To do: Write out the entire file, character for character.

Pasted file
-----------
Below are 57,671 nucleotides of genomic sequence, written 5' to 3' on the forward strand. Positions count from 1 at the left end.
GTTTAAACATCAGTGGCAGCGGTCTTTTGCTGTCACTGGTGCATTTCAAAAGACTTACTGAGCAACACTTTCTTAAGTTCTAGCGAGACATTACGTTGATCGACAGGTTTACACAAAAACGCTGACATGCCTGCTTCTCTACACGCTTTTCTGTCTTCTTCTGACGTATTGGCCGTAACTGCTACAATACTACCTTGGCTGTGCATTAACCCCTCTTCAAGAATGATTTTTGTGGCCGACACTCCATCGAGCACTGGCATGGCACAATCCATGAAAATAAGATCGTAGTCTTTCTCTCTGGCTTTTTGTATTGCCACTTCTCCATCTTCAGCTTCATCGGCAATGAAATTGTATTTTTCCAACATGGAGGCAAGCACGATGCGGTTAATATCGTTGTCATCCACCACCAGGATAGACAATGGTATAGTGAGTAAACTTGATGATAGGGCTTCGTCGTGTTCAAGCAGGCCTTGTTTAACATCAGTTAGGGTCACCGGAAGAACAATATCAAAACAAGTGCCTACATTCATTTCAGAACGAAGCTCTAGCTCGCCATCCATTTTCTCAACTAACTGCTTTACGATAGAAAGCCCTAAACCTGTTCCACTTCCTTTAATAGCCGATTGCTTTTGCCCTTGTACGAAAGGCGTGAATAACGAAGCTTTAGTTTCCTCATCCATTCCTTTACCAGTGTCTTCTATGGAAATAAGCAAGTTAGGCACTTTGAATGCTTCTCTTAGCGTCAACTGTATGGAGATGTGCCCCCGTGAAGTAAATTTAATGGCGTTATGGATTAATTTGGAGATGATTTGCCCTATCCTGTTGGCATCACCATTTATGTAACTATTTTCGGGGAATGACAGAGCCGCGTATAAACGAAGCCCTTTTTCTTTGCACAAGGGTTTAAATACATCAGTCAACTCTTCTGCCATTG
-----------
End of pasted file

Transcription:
Below are 57,671 nucleotides of genomic sequence, written 5' to 3' on the forward strand. Positions count from 1 at the left end.
GTTTAAACATCAGTGGCAGCGGTCTTTTGCTGTCACTGGTGCATTTCAAAAGACTTACTGAGCAACACTTTCTTAAGTTCTAGCGAGACATTACGTTGATCGACAGGTTTACACAAAAACGCTGACATGCCTGCTTCTCTACACGCTTTTCTGTCTTCTTCTGACGTATTGGCCGTAACTGCTACAATACTACCTTGGCTGTGCATTAACCCCTCTTCAAGAATGATTTTTGTGGCCGACACTCCATCGAGCACTGGCATGGCACAATCCATGAAAATAAGATCGTAGTCTTTCTCTCTGGCTTTTTGTATTGCCACTTCTCCATCTTCAGCTTCATCGGCAATGAAATTGTATTTTTCCAACATGGAGGCAAGCACGATGCGGTTAATATCGTTGTCATCCACCACCAGGATAGACAATGGTATAGTGAGTAAACTTGATGATAGGGCTTCGTCGTGTTCAAGCAGGCCTTGTTTAACATCAGTTAGGGTCACCGGAAGAACAATATCAAAACAAGTGCCTACATTCATTTCAGAACGAAGCTCTAGCTCGCCATCCATTTTCTCAACTAACTGCTTTACGATAGAAAGCCCTAAACCTGTTCCACTTCCTTTAATAGCCGATTGCTTTTGCCCTTGTACGAAAGGCGTGAATAACGAAGCTTTAGTTTCCTCATCCATTCCTTTACCAGTGTCTTCTATGGAAATAAGCAAGTTAGGCACTTTGAATGCTTCTCTTAGCGTCAACTGTATGGAGATGTGCCCCCGTGAAGTAAATTTAATGGCGTTATGGATTAATTTGGAGATGATTTGCCCTATCCTGTTGGCATCACCATTTATGTAACTATTTTCGGGGAATGACAGAGCCGCGTATAAACGAAGCCCTTTTTCTTTGCACAAGGGTTTAAATACATCAGTCAACTCTTCTGCCATTG